At least five protesters have been killed in clashes between the opponents and supporters of ousted Egyptian President Mohamed Morsi in the Nile Delta city of Mansura.
Reports say that at least four women and a teenage boy died and hundreds of others were injured by birdshot and stabbing attacks.
Thousands of protesters were marching through the city’s narrow streets when “thugs” attacked them with guns, knives, and rocks, a Morsi supporter injured in the clashes said.
On Friday, tens of thousands of Muslim Brotherhood activists and their supporters took to the streets of Cairo and other cities to demand Morsi’s reinstatement.
Thousands of people also held demonstrations across the country in favor of the military coup against Morsi, the country’s first democratically elected president.
In a televised speech late on the night of July 3, Egyptian army chief General Abdel Fattah al-Sisi announced that Morsi, a former leading member of the Muslim Brotherhood, was no longer in office and declared that the head of the Supreme Constitutional Court, Adly Mahmoud Mansour, had been appointed as the new interim president of Egypt. The army also suspended the constitution.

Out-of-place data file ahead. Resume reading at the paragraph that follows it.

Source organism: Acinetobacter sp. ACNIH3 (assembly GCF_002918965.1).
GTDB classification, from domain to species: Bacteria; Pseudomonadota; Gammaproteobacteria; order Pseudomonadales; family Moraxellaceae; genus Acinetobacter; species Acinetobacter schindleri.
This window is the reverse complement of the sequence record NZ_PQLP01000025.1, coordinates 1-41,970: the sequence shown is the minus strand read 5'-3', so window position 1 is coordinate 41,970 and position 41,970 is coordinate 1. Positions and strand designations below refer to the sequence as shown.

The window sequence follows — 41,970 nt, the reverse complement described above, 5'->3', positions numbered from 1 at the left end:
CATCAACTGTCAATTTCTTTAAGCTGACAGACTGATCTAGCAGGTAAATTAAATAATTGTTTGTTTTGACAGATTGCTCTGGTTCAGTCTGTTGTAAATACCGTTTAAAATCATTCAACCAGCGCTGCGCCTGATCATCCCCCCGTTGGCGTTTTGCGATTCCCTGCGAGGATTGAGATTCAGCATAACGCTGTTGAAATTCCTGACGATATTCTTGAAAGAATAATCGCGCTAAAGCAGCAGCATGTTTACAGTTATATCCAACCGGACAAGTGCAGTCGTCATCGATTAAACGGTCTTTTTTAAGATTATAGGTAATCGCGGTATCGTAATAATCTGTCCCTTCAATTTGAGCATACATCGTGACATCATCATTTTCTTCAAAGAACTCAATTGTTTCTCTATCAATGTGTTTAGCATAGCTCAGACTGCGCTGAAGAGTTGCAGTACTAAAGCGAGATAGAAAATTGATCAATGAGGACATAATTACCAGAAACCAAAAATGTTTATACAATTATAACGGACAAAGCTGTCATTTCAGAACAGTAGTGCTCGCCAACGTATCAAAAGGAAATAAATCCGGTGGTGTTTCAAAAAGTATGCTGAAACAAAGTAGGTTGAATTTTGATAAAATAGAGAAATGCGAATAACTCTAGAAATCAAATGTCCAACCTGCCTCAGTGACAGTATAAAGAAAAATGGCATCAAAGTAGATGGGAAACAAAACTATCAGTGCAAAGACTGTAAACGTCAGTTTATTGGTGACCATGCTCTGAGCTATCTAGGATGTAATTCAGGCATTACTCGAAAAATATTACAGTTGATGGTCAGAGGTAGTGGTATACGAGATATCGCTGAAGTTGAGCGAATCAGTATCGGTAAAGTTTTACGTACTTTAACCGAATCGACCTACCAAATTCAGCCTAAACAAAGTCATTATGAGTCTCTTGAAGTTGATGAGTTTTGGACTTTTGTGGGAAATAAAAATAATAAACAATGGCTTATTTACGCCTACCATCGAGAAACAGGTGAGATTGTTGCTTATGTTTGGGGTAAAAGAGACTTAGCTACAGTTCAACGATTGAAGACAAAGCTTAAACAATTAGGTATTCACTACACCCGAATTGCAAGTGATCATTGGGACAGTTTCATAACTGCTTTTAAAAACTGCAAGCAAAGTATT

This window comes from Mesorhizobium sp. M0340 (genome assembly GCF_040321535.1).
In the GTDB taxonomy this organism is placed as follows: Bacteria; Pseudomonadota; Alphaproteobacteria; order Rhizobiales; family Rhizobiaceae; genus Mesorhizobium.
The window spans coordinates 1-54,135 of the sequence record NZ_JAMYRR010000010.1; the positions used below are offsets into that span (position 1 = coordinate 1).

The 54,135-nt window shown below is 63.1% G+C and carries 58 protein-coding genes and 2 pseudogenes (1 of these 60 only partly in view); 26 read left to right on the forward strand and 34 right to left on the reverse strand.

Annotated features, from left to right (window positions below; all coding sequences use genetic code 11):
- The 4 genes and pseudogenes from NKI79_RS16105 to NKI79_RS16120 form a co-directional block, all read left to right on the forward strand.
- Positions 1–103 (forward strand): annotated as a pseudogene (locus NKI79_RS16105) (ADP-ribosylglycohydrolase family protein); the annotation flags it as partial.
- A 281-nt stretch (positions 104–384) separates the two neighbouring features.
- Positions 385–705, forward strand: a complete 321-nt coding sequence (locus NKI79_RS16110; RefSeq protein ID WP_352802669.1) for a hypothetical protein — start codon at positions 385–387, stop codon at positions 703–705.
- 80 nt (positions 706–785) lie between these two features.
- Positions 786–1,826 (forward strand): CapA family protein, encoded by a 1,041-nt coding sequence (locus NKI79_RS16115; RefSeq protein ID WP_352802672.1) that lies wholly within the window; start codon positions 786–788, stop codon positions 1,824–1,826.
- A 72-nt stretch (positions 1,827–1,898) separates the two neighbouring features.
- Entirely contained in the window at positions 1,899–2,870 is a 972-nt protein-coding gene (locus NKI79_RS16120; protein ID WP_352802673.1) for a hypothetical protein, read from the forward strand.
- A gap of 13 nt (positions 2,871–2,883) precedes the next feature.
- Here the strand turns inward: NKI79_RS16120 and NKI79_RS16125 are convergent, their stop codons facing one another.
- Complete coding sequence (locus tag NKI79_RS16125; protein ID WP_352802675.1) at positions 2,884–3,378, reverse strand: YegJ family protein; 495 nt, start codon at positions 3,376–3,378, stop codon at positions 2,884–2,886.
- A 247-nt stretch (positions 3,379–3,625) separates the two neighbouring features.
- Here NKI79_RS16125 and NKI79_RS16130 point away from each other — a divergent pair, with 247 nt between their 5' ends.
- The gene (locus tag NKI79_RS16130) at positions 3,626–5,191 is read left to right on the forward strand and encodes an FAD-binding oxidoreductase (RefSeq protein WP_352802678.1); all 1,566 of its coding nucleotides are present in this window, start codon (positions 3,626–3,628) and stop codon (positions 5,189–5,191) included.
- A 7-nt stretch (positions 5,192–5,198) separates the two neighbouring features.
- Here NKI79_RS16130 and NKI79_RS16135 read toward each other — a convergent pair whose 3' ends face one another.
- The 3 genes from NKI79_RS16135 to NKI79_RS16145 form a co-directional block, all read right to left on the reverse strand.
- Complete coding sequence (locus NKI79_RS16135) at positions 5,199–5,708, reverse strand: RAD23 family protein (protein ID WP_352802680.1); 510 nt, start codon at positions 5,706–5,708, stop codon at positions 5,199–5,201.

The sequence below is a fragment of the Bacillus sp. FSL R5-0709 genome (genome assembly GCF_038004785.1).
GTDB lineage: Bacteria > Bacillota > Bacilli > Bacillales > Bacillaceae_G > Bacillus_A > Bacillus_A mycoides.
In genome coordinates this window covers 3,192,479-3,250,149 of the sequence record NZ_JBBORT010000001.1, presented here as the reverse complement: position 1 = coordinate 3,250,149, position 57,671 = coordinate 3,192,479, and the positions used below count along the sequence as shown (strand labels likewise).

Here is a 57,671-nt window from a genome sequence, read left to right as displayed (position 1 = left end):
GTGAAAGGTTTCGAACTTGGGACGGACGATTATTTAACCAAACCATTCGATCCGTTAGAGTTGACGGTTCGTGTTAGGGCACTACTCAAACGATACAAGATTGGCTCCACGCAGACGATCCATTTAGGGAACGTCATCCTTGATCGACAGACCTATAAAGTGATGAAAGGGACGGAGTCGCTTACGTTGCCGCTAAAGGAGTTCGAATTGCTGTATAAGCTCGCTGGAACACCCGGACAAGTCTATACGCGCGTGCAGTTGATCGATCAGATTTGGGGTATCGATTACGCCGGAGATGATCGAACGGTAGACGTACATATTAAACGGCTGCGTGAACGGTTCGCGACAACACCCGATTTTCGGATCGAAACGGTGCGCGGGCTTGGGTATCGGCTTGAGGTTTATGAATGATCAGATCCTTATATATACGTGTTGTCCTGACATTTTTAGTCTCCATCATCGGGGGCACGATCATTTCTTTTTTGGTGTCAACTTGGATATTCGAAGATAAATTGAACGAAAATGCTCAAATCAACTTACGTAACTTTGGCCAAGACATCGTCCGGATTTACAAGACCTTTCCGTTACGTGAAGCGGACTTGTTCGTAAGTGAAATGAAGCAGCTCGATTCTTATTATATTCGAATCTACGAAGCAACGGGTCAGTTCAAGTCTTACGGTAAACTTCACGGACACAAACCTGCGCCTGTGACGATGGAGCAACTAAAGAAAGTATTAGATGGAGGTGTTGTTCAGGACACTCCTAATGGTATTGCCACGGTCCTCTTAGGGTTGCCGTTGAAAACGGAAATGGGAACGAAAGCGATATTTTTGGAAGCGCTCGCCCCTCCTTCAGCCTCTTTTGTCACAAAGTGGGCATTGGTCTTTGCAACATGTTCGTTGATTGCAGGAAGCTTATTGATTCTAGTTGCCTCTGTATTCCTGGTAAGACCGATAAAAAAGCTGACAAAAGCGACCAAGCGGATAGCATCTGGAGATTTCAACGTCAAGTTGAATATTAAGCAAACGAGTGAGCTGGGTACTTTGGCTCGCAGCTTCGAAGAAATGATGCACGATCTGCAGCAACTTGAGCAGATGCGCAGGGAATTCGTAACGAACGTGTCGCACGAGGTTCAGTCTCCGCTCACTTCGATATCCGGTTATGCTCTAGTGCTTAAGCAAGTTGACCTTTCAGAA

Army officials said Morsi, who took office in June 2012, was being held “preventively” by the military.
On July 4, Mansour was sworn in as interim president.
On July 5, Muslim Brotherhood supreme leader Mohammed Badie said the coup against Morsi was illegal and millions would remain on the street until he is reinstated as president.
Badie vowed to “complete the revolution” that toppled the Western-backed regime of former Egyptian dictator Hosni Mubarak in 2011.
The Egyptians launched a revolution against the pro-Israeli regime on January 25, 2011, which eventually brought an end to the 30-year dictatorship of Mubarak on February 11, 2011.